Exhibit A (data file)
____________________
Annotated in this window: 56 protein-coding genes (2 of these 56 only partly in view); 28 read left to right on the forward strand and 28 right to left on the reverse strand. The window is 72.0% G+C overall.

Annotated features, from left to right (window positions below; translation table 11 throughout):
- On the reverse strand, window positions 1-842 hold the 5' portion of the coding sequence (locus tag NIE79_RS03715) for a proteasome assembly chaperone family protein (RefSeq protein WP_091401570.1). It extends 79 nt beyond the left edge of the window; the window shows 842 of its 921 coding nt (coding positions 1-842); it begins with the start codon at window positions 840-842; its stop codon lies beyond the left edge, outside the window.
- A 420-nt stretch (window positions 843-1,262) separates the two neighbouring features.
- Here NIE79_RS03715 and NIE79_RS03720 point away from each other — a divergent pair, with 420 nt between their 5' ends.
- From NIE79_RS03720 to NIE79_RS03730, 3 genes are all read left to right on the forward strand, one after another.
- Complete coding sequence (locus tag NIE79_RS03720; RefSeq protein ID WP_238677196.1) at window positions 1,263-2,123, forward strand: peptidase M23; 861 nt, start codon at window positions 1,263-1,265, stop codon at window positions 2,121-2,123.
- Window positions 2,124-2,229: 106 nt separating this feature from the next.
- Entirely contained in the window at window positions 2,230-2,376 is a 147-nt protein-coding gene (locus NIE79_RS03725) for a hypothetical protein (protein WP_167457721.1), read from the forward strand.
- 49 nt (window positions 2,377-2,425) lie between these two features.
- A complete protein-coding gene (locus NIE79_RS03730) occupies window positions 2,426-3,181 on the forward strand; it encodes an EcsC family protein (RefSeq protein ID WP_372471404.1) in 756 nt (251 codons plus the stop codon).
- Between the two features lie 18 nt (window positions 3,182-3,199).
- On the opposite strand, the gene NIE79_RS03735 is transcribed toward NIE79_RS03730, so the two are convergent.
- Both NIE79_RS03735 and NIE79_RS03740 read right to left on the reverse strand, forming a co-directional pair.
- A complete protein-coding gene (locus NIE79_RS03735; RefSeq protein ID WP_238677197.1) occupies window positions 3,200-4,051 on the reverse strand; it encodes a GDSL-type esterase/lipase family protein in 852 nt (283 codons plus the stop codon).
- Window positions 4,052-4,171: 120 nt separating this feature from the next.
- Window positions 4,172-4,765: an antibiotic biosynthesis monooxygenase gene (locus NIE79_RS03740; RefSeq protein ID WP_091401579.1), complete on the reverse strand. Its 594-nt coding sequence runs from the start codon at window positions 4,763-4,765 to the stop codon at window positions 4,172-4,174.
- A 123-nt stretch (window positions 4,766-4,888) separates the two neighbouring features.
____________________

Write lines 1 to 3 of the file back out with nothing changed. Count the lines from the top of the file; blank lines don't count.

Annotated in this window: 56 protein-coding genes (2 of these 56 only partly in view); 28 read left to right on the forward strand and 28 right to left on the reverse strand. The window is 72.0% G+C overall.

Annotated features, from left to right (window positions below; translation table 11 throughout):
- On the reverse strand, window positions 1-842 hold the 5' portion of the coding sequence (locus tag NIE79_RS03715) for a proteasome assembly chaperone family protein (RefSeq protein WP_091401570.1). It extends 79 nt beyond the left edge of the window; the window shows 842 of its 921 coding nt (coding positions 1-842); it begins with the start codon at window positions 840-842; its stop codon lies beyond the left edge, outside the window.